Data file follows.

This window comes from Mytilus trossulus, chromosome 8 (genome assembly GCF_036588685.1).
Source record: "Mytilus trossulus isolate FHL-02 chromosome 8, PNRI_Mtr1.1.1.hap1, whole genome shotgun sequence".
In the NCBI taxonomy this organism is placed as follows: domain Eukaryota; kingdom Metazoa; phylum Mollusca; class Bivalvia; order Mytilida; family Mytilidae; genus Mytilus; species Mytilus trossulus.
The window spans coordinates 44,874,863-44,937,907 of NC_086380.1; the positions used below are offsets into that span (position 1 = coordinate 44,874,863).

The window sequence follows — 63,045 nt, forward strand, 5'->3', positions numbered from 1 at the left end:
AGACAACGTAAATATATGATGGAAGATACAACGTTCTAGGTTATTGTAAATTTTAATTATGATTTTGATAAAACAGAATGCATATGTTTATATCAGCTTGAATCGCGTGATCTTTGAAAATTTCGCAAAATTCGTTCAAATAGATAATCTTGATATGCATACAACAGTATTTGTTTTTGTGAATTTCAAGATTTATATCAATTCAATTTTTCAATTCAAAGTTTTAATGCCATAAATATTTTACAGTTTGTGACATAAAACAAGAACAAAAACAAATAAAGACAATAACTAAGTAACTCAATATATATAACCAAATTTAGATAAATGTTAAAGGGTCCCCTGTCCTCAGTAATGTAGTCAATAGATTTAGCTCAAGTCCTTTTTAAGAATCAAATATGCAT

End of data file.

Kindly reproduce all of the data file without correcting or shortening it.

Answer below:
This window comes from Mytilus trossulus, chromosome 8 (genome assembly GCF_036588685.1).
Source record: "Mytilus trossulus isolate FHL-02 chromosome 8, PNRI_Mtr1.1.1.hap1, whole genome shotgun sequence".
In the NCBI taxonomy this organism is placed as follows: domain Eukaryota; kingdom Metazoa; phylum Mollusca; class Bivalvia; order Mytilida; family Mytilidae; genus Mytilus; species Mytilus trossulus.
The window spans coordinates 44,874,863-44,937,907 of NC_086380.1; the positions used below are offsets into that span (position 1 = coordinate 44,874,863).

The window sequence follows — 63,045 nt, forward strand, 5'->3', positions numbered from 1 at the left end:
AGACAACGTAAATATATGATGGAAGATACAACGTTCTAGGTTATTGTAAATTTTAATTATGATTTTGATAAAACAGAATGCATATGTTTATATCAGCTTGAATCGCGTGATCTTTGAAAATTTCGCAAAATTCGTTCAAATAGATAATCTTGATATGCATACAACAGTATTTGTTTTTGTGAATTTCAAGATTTATATCAATTCAATTTTTCAATTCAAAGTTTTAATGCCATAAATATTTTACAGTTTGTGACATAAAACAAGAACAAAAACAAATAAAGACAATAACTAAGTAACTCAATATATATAACCAAATTTAGATAAATGTTAAAGGGTCCCCTGTCCTCAGTAATGTAGTCAATAGATTTAGCTCAAGTCCTTTTTAAGAATCAAATATGCAT